The findings of an additional study on sexual violence against children and adolescents, whose perpetrators are familiar and some known from the social environment of the victims, point to the need for prevention measures and support to family and social centers. This book reinforces the importance of protection and prevention to encourage anonymous complaints.

Next, the authors suggest that examining sexual behavior that differs between men and women is often difficult because treating men and women as different is as much of a problem as treating men and women as being the same. Thus, the authors will present data from multiple studies conducted with groups of college women primarily in the United States over the past 20 years. The studies were published from 1989 to 2010. Beyond documenting that women use a range of tactics that includes coercion and physical force to obtain sex from unwilling men (or men unable to give consent), these studies demonstrate differences in personality, demographics, cultural setting, beliefs, and personal history between women who aggress and those who do not.

In the concluding chapter, adults (ages 19-72, M = 47.05 years, n = 235) were given the Geriatric Depression Scale-Short Form (GDS-SF, n = 171 scoring 0-5 (normal); n = 27 scoring 6-9 (suggesting depression), and n = 37 scoring 10-15 (almost always indicative of depression) and Palmore’s (2001) 20-item Ageism Survey. Neither age, gender nor education were related to Ageism Survey items. Increases in probable depression lead to more Ageism Survey items endorsed once or more than once.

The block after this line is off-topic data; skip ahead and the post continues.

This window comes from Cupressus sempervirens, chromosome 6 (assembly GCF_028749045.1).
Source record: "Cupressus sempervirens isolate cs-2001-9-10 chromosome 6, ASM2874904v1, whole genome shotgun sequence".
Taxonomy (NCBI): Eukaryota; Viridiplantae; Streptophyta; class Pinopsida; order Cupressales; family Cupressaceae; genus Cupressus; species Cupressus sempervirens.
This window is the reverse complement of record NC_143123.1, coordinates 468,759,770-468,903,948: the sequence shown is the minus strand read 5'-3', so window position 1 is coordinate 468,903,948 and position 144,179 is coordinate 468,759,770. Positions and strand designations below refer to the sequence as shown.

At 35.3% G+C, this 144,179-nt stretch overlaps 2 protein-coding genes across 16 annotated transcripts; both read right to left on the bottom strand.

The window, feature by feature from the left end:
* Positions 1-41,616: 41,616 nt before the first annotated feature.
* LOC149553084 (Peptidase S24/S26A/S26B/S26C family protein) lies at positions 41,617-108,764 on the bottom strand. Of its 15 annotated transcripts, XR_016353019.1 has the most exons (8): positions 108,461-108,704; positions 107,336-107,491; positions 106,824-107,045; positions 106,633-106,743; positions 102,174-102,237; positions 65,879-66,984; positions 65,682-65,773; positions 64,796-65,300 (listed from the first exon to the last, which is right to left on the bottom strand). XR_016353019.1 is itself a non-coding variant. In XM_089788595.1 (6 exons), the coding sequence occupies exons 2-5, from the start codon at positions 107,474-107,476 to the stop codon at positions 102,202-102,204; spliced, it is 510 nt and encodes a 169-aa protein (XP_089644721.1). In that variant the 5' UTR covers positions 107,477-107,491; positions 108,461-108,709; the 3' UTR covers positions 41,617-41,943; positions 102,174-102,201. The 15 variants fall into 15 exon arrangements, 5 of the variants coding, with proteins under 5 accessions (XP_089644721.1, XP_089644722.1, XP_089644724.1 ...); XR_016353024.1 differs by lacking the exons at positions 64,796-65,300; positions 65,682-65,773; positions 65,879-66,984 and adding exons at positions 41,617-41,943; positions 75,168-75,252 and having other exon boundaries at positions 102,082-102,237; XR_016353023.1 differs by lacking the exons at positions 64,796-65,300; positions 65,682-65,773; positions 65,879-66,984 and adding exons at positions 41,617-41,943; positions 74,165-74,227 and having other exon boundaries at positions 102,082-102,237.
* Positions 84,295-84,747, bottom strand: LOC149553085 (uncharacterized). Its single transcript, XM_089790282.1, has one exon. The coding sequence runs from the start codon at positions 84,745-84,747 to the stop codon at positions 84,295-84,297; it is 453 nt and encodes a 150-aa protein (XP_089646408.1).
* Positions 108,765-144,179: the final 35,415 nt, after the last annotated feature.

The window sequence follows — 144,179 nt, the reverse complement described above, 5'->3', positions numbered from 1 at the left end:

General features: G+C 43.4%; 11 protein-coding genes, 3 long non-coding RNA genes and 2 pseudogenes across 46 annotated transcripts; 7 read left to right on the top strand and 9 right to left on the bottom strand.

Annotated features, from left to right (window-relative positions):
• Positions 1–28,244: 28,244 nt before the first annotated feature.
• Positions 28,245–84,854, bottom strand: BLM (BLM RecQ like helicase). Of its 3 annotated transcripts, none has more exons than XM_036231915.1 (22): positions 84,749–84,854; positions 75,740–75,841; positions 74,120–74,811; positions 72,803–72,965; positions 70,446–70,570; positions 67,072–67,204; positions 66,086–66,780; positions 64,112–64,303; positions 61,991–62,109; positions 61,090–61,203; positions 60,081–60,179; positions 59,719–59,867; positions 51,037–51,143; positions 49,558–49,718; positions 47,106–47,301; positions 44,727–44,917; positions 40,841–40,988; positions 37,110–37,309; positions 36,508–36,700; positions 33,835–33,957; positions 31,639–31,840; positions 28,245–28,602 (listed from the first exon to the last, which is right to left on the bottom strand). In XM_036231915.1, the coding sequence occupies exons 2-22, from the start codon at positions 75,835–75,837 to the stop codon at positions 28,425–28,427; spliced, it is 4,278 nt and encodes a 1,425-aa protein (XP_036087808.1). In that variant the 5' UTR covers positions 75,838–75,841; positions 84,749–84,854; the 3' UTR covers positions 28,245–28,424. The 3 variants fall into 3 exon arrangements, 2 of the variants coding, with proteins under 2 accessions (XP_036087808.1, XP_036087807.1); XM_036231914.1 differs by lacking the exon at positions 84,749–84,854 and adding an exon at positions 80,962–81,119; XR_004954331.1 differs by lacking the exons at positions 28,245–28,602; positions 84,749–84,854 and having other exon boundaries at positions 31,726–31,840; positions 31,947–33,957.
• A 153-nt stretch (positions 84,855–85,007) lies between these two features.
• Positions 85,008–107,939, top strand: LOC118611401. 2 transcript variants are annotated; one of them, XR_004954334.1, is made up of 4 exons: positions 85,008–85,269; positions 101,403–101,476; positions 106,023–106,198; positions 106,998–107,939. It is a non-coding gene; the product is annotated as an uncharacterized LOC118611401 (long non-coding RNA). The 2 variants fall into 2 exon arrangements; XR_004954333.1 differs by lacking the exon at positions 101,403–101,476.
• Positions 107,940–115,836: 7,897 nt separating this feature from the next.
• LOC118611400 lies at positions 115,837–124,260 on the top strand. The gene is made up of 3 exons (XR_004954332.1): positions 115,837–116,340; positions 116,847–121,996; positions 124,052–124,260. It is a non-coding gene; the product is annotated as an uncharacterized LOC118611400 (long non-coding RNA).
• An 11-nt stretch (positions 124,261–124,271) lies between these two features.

Preface

Chapter 1. Sense and Sensibility: Emotion Elicitors or Emotion Messengers? The Intercultural Perspectives
(A. Akande, Modupe Adewuyi and Titilola Akande, IRC, Southern Africa, and others)

Chapter 2. Risk-Taking in Children and Primates in a Comparable Food Gambling Game
(M-H. Broihanne and V. Dufour, LaRGE, EM Strasbourg Business School, and CNRS, Equipe Ethologie Cognitive et Sociale, Strasbourg University, France)

Chapter 3. Violence in Computer Games and Implicit Aggressiveness: Lessons Learned from the Media Comparison Paradigm
(Joerg Zumbach and Matthias Bluemke, School of Education, University of Salzburg, Salzburg, Austria, and others)

Chapter 4. The Effect of Birth Order in the Development of Personality: A Systematic Review
(Elisenda Singla and Juan J. Carballo, Psychiatry Department, La Princesa University Hospital, Madrid, Spain, and others)

Chapter 5. Sexual Aggressors of Children and Adolescents: A Study of Occurrences over a Decade
(Maria Conceição Oliveira Costa, PhD, Emanoela Ferreira Barnabé Nery Gonzalez Grimaldi, Ohana Cunha do Nascimento, Claudiana Bomfim de Almeida Santos and Aline Moerbeck Costa, Health Department, State University of Feira de Santana, Feira de Santana, Bahia, Brazil, and others)

Chapter 6. Sexual Violence Against Children and Adolescents: A Profile of Cases Notified by the Tutelary Council in 15 Years
(Maria Conceição O. Costa, Gabrielly Carneiro Dias, Jamilly de Oliveira Musse and Aline Moerbeck Costa, Health Department, State University of Feira de SantanaUEFS, Feira de Santana, Bahia, Brazil, and others)

Chapter 7. 20 Years of Research on Sexually Aggressive Women: What I Think We Know and What I’m Sure We Don’t Know
(Peter B. Anderson, PhD, Walden University, Minneapolis, MN, US)

Chapter 8. Probable Depression and Ageism
(F. Richard Ferraro, University of North Dakota, Grand Forks, ND, US)

Index